- Long-term credit: In order to build the best credit score possible, you should keep your credit cards for the long-term. Part of your credit score is based on the age of your accounts, with older accounts providing a bigger boost. So avoid the temptation to sign up for a card just for the short-term benefits; doing so can hurt you more than help you.
- Flexibility: Before signing up for a credit card, make sure it’s not too restrictive when it comes to exchanging your points for rewards. For example, some cards limit the airlines you can fly on, while others offer a wide array of choices. Also, it’s important to know whether or not unused points expire after a certain period of time, or whether you can save them up indefinitely.
Keeping those considerations in mind will help you make a better choice. But before you fill out that online application, ask yourself these questions:
- Will this card help me achieve my travel goals? It’s important to think about where you want to go (and how you want to get there). Knowing that will help you select the right card to achieve your goal in the least possible amount of time. The Beginner’s Guide to Travel Hacking Hawaii will show you why it’s OK to dream big with your rewards travel plans.
- Will I keep this card for the long-term? A good rule to follow is to never do anything that will hurt your credit score. That means you should only apply for cards you want to keep (because closing credit accounts can have a negative impact).
- Can I hit the minimum spending requirement necessary for earning the sign-up bonus without causing myself financial harm? Bonuses are the fastest way to earn points. However, you almost always have to spend a certain amount within a certain period of time in order to actually earn them. Before applying, you need to determine whether or not you can realistically hit the bonus threshold without spending outside of your budget.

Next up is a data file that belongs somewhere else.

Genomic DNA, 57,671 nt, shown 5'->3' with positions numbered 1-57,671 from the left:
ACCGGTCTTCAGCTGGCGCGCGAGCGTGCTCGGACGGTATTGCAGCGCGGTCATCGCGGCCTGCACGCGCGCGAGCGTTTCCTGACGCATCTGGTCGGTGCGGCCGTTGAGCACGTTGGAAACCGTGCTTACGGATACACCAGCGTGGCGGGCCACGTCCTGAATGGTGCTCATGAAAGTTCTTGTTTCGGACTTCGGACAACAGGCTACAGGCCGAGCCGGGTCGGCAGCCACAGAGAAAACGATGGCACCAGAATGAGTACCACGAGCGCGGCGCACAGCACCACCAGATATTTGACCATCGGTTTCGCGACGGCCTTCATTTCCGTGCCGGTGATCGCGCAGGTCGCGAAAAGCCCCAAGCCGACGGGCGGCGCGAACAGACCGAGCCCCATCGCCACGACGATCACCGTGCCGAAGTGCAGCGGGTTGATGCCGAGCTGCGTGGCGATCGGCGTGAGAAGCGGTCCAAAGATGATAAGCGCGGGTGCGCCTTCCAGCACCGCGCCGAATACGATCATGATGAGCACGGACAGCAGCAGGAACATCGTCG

With all of that said, here’s a breakdown of both credit credits.
Side Note: If you’re brand new to travel rewards, get our free course:
Why These Particular Cards?
When searching for a travel rewards credit card, you’re going to have no shortage of contenders. And it’s going to get confusing. Each one will be slightly (or radically) different, making your decision that much more complicated.
So, out of the dozens of travel rewards cards on the market, why should you consider these two?
It really comes down to the flexibility of the Chase Ultimate Rewards (CUR) program.
With CUR, you can redeem points for travel in two ways:
- By transferring points to one of Chase’s many travel partners: Recently, I transferred points from my Chase account to United Airlines to book four round trip flights from Chicago to Hawaii. If I had paid for the tickets in cash, it would have cost around $900 per person (or $3,600 total). Instead, I booked the trip for 44,500 points per round trip ticket (or 180,000 total points).
- By exchanging points through the Chase travel portal: If you’re familiar with Expedia, this option is similar. You can search for flights, hotels or even cruises, and then exchange your points for those rewards. Both the Preferred and Reserve cards make your points worth more when you book travel this way (see the table below for more details).
As part of Chase Ultimate Rewards, both cards allow you to earn points in a variety of ways. Chase has several cards that participate in CUR, including business and personal cards. They even have cash-back cards like Chase Freedom, which lets you earn five times the points in certain categories that change every three months.
The key with Chase, however, is to remember that if you want to utilize the ability to transfer points to travel partners, there are only certain cards that allow you to do so. These are considered premium cards and all come with an annual fee. The Chase Sapphire Reserve and Sapphire Preferred are two personal cards that allow you transfer to travel partners.